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ORC 2-27-14




Pawn Shop "Gold Exchange" Fencing Operation busted in Aurora, CO for $425K  A jewelry dealer is one of two men accused in a theft ring worth more than $400,000. Investigators said the stolen merchandise was then sold at the Gold Exchange n Aurora. “We’re talking about Rolex watches, jewelry, necklaces and even a ring valued at $50,000,” said Deputy Attorney General Durkin. Karen Gasparyan, 30, and Mohinder Grover, 63, have been indicted in the so-called “Pawn Star” investigation. The indictments come after a year-long investigation involving the Aurora Police Department, FBI and Cherry Hills Village Police. Durkin said Gasparyan used bad checks to buy $425,000 of merchandise from local jewelry dealers. Then he would allegedly disappear after fencing the items through Grover’s Gold Exchange store. (Source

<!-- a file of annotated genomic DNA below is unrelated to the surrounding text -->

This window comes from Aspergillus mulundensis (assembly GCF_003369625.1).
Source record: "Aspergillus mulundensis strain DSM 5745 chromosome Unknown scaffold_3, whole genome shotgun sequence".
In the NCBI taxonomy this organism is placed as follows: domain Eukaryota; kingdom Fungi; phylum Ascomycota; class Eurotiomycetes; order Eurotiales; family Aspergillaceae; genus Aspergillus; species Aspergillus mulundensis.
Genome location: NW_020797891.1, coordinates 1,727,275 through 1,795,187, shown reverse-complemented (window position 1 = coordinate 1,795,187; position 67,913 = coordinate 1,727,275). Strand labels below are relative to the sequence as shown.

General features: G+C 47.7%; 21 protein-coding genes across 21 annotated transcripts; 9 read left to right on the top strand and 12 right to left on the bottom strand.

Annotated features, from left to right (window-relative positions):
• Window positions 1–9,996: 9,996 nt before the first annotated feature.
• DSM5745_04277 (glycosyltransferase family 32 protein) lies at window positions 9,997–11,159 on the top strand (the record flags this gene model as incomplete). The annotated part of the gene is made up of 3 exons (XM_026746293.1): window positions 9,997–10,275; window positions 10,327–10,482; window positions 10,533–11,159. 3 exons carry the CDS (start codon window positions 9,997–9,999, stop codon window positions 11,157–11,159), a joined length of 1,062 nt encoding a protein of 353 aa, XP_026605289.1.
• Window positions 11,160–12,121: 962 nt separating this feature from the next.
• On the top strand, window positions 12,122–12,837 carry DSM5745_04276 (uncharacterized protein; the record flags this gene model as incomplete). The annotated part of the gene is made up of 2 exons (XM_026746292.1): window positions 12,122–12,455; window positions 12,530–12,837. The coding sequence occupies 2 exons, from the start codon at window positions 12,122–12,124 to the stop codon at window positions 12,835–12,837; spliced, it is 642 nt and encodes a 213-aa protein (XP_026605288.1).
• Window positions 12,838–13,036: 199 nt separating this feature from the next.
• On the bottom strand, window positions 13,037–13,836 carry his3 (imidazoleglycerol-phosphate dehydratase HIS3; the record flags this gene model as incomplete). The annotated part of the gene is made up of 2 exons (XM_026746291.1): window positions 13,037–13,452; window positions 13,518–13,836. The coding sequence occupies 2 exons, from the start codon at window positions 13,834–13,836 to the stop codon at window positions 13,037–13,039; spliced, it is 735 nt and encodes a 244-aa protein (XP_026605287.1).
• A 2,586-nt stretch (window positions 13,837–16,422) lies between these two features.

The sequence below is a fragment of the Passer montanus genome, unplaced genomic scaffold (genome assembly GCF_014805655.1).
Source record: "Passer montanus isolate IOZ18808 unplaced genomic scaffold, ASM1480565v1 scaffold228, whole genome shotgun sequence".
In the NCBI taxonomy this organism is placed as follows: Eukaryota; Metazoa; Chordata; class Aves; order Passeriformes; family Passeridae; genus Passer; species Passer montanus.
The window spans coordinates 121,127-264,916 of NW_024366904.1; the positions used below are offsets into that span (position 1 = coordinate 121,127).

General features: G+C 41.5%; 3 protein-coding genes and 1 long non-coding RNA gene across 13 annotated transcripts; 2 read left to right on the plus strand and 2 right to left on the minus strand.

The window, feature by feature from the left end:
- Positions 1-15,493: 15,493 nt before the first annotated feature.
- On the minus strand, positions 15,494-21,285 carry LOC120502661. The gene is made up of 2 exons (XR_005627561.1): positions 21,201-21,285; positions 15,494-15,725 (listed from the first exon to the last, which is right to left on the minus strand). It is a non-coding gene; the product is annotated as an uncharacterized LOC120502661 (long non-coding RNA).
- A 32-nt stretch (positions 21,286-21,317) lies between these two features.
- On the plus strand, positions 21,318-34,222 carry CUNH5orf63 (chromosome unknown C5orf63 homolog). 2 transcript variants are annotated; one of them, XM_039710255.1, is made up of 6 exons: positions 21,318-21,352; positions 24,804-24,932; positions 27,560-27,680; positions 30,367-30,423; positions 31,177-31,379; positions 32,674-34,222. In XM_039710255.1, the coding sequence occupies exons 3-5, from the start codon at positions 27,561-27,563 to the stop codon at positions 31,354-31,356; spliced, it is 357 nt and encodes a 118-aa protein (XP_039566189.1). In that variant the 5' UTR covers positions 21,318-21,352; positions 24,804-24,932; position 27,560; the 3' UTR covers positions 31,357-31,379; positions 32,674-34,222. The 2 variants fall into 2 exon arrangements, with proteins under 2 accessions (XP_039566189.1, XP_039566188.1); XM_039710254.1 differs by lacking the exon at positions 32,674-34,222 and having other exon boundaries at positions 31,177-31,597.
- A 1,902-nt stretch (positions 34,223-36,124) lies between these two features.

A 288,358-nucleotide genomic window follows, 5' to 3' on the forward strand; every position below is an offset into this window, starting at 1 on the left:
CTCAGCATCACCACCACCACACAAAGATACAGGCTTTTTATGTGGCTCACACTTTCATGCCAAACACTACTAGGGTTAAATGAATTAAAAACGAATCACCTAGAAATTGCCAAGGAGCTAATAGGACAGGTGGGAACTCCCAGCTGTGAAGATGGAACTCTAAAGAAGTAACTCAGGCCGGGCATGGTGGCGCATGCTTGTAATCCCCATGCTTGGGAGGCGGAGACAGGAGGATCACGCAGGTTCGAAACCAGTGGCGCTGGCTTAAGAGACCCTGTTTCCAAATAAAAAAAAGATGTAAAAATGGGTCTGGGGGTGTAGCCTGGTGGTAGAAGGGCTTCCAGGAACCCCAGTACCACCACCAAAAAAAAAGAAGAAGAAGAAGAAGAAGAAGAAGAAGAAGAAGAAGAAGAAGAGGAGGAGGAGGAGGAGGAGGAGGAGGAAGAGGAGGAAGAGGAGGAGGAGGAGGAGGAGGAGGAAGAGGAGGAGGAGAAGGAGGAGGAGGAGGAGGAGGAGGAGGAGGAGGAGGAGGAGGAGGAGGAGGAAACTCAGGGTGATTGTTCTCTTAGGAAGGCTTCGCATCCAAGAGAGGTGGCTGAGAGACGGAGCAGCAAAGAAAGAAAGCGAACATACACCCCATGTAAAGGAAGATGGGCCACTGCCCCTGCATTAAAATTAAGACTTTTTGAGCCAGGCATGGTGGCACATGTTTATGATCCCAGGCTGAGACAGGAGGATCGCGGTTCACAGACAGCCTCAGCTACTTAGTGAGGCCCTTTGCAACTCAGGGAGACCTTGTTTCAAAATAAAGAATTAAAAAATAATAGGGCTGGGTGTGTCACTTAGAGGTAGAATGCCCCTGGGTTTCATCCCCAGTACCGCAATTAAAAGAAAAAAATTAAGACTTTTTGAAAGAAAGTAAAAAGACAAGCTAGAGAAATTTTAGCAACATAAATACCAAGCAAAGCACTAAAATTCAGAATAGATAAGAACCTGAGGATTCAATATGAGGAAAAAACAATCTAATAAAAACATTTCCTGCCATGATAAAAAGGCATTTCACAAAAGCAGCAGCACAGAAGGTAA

Identity theft ringleader gets 7 years prison for $375,000 credit card losses at large retail stores  Peabody, Mass., man has been sentenced to seven years prison for heading an identity theft ring that used the identities of a Florida company’s employees to cause $375,000 in credit card losses at large retail stores. When Dodge was in Florida, he met the benefits administrator for a Florida-based company and obtained from her lists of coworkers’ identity information, such as their names, dates of birth, and Social Security numbers. Dodge traveled to Boston where he and at least five co-conspirators obtained false identity cards bearing Dodge’s or the co-conspirators’ pictures and the Florida company employees’ personal information. The false identity cards looked like Massachusetts drivers’ licenses and allowed the co-conspirators to pose as the employees from the Florida company. With the false identity cards, Dodge and the co-conspirators posed as the Florida company’s employees at large chain retail stores. When it came time to pay for the merchandise, Dodge and his co-conspirators lacked a working credit card number. So, they pretended to have left their store credit card at home and asked the store to remind them of the number. The stores, taken in by the false identity cards, often complied. If the identity victim had no credit account at the store, Dodge and his co-conspirators applied for a new credit account in the identity victim’s name. Again, the stores, taken in by the false identity cards, often complied. Upon obtaining a new or existing credit card number, Dodge and his co-conspirators used the account to purchase gift cards and other merchandise, such as electronics, that they could resell. The stores lost money, because Dodge and the co-conspirators did not pay the credit bills. As the group’s ringleader, Dodge directed his co-conspirators’ actions and took about 50 percent of their profits. The conspiracy netted over $375,000 in merchandise and services, with Dodge personally responsible by posing as an identity theft victim for over $212,000 of the losses. (Source